Energy efficiency and conversion in complex integrated industrial sites: application to a sulfite pulping facility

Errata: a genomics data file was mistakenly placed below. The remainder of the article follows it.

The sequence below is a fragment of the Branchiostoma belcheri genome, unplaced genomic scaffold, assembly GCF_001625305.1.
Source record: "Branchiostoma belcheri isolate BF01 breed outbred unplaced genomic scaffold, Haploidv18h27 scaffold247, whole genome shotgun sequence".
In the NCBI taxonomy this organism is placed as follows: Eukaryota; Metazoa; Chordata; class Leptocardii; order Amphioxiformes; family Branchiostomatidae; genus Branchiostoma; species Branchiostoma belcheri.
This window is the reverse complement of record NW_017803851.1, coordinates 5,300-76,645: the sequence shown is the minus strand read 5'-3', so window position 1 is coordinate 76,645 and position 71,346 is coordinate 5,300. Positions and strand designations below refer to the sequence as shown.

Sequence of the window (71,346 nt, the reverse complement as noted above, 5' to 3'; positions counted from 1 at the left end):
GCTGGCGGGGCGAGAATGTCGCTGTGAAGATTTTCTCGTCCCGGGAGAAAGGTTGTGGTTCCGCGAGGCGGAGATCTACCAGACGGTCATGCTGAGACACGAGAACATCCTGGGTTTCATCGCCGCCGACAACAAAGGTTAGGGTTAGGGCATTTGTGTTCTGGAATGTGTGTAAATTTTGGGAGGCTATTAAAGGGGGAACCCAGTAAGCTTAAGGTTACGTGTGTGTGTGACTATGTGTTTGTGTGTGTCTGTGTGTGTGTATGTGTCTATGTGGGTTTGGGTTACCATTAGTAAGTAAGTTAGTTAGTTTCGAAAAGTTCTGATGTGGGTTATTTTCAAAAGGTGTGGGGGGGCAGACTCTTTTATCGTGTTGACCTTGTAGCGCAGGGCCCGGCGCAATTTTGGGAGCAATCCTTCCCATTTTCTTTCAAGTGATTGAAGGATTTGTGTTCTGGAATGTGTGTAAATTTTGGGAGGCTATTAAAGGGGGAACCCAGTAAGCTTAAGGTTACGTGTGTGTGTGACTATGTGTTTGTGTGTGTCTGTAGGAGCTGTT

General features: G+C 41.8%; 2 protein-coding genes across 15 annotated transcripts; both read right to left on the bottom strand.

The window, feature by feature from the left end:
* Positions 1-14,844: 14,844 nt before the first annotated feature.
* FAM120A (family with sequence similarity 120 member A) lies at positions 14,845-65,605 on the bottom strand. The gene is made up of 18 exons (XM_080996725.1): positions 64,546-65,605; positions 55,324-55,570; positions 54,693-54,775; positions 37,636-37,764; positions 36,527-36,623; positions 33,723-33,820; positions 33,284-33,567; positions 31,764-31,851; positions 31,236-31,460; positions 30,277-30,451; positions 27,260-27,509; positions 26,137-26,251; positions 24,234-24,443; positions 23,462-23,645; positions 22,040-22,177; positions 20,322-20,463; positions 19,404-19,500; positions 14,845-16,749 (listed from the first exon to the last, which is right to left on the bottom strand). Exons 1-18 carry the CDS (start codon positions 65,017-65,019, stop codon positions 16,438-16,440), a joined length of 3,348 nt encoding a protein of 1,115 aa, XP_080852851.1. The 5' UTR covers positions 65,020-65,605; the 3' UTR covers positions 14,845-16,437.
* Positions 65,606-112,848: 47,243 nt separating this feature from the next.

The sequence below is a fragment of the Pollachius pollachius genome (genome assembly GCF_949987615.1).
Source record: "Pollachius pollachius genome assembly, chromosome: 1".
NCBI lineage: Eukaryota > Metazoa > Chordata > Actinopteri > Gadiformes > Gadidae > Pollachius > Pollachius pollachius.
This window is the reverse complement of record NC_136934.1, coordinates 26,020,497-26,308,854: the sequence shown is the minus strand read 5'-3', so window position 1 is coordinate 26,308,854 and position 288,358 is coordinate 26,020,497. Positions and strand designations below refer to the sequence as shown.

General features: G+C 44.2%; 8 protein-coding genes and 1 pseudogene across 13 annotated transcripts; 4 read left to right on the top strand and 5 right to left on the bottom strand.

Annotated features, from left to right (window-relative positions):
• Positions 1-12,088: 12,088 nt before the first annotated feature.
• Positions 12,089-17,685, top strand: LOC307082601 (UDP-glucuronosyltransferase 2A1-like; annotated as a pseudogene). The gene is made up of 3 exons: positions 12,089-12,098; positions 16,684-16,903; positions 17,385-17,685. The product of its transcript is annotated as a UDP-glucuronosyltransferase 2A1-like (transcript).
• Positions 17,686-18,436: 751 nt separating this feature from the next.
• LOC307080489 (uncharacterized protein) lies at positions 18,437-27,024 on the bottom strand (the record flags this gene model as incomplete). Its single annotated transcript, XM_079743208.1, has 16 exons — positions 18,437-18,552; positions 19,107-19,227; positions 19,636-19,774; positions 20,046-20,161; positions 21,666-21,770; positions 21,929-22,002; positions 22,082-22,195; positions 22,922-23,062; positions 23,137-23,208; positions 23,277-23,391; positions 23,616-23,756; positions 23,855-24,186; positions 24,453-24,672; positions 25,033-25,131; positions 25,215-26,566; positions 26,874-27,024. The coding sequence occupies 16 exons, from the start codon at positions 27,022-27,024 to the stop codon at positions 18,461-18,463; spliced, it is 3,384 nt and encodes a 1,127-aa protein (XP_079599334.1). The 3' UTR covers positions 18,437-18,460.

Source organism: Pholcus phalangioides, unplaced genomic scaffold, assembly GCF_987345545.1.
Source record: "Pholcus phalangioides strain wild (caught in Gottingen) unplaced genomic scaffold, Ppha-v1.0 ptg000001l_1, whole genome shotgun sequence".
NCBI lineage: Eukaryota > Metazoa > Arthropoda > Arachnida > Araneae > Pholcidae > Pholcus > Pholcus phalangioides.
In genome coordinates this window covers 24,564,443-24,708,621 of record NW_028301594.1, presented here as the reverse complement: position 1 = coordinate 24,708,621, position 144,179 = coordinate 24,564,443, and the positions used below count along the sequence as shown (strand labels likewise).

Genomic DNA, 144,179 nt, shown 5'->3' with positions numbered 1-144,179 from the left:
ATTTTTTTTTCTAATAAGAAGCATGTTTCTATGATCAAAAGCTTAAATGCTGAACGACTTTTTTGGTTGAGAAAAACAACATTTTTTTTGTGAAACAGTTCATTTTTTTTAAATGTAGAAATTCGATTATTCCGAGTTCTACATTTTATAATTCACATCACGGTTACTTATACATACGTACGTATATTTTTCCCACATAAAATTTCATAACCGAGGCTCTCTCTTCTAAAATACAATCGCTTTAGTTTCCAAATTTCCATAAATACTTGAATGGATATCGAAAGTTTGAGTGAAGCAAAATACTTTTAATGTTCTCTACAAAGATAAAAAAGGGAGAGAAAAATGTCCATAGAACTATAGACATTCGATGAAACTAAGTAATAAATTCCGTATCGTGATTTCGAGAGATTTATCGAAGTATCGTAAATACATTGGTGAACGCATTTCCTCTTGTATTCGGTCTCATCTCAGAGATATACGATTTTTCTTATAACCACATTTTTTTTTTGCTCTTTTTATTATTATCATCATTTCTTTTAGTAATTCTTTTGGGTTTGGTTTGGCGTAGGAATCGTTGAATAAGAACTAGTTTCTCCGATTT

This thesis presents a methodology to analyse the integration of heat recovery energy conversion technologies and biorefinery concepts in existing pulp and paper facilities. By using innovative process integration techniques and thermo-economic optimisation tools, efficient energy saving opportunities can be obtained and guidelines can be applied to implement energy efficiency enhancing measures. The objective is to provide engineers a decision support tool for the design of heat exchangers networks. The system approach used in this work is based on the development of a framework that implements existing simulation tools and process integration methods. The first contribution of this work resides in the establishment of a reconciled model of a complex pulping facility where utility and process measurements are studied simultaneously. Derived operating nominal conditions are validated through a complete sensitivity analysis. The resulting base case model is considered to be representative of the original process and constitutes the basis of the process energy integration definition problem. The core of the methodology consists in the application of two successive approaches: the top-down and the bottom-up approach. The top-down approach allows to identify which sub-systems of the facility consume more energy and could eventually lead to large energy savings. Conversion technologies used to produce utilities and their distribution to the process are also identified. The bottom-up approach benefits from the results of the top-down approach in order to evaluate the energy saving potentials. Systematic definition of the process heat transfer requirement defined as hot and cold streams is obtained according to different heat-temperature profiles. The exergy concept is employed to explain how using different heat-temperature profiles of the same energy requirement is changing the perspective of the energy use in the facility and therefore make possible the identification of energy saving opportunities with different levels of process modifications. An innovative way of considering the steam producers using as a main feed process materials in the definition of the process integration problem is also presented. The development of scenarios using systematically all energy requirement definitions is done and allows the elaboration of a decision support tool that point out the critical process modifications necessary to achieve interesting energy savings. A detailed example of the complete methodology developed in this thesis is illustrated using the multi-effect evaporator. The optimal integration of combined heat and power production and heat pumps is also presented. Finally, the interest of using this methodology is demonstrated in the case of a biorefinery integration by the development of a trade-off between the conversion of lignocellulosic materials into bio-materials and energy.


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